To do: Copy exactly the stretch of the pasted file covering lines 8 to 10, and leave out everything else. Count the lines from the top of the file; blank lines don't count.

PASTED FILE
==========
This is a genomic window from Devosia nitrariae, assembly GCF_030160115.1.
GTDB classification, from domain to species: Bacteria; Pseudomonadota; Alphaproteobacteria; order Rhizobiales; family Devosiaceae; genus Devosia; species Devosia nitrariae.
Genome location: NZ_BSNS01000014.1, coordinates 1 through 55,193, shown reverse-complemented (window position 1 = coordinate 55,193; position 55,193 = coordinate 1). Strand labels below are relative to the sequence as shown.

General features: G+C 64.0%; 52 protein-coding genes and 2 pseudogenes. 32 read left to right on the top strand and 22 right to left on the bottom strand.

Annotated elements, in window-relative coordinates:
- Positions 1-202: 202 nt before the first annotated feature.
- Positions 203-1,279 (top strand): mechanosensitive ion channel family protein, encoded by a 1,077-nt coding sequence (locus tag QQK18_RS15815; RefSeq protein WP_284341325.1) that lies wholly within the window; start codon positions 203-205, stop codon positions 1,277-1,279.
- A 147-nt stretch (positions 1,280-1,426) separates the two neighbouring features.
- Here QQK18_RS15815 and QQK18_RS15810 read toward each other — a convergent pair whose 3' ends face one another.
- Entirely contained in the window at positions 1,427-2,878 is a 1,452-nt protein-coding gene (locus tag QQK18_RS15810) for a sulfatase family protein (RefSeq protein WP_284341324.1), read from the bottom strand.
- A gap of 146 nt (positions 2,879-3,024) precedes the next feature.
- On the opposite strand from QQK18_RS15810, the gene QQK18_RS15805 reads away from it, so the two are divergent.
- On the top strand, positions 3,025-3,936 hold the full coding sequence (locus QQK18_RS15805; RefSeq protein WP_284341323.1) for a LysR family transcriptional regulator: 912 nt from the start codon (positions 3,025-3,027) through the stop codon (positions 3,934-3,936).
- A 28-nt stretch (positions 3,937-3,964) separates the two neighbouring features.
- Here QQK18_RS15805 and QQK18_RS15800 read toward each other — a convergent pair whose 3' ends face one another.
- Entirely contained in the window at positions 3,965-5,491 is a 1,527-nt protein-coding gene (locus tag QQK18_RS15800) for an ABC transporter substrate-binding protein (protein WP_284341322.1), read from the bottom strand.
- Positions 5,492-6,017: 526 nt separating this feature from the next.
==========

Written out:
- A 147-nt stretch (positions 1,280-1,426) separates the two neighbouring features.
- Here QQK18_RS15815 and QQK18_RS15810 read toward each other — a convergent pair whose 3' ends face one another.
- Entirely contained in the window at positions 1,427-2,878 is a 1,452-nt protein-coding gene (locus tag QQK18_RS15810) for a sulfatase family protein (RefSeq protein WP_284341324.1), read from the bottom strand.